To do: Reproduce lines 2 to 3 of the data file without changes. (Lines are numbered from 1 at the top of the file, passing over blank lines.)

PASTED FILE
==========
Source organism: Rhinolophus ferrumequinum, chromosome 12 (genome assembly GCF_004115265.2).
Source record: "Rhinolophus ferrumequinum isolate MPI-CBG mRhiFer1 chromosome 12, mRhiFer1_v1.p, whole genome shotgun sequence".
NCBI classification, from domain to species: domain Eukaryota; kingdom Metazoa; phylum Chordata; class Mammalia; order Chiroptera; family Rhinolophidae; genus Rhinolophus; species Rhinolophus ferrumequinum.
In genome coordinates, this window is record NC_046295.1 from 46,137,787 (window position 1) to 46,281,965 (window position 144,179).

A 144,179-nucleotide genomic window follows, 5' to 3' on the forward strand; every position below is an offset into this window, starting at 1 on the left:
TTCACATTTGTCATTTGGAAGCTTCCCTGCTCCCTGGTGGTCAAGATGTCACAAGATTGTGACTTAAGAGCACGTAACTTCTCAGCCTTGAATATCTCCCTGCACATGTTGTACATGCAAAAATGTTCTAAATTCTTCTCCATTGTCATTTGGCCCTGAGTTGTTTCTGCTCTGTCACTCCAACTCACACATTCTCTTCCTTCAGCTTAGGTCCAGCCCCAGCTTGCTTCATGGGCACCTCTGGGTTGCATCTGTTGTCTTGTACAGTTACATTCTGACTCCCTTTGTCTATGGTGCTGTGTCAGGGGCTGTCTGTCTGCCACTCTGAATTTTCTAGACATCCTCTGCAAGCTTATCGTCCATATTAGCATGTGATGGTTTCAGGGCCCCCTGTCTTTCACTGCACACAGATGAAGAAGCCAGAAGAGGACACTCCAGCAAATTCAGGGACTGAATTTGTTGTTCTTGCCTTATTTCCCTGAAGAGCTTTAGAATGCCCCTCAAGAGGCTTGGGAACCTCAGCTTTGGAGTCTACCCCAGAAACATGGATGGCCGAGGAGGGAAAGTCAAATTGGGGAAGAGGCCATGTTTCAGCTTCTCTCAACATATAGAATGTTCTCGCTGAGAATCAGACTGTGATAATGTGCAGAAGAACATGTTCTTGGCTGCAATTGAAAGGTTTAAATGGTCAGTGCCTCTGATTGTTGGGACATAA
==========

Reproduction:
Source record: "Rhinolophus ferrumequinum isolate MPI-CBG mRhiFer1 chromosome 12, mRhiFer1_v1.p, whole genome shotgun sequence".
NCBI classification, from domain to species: domain Eukaryota; kingdom Metazoa; phylum Chordata; class Mammalia; order Chiroptera; family Rhinolophidae; genus Rhinolophus; species Rhinolophus ferrumequinum.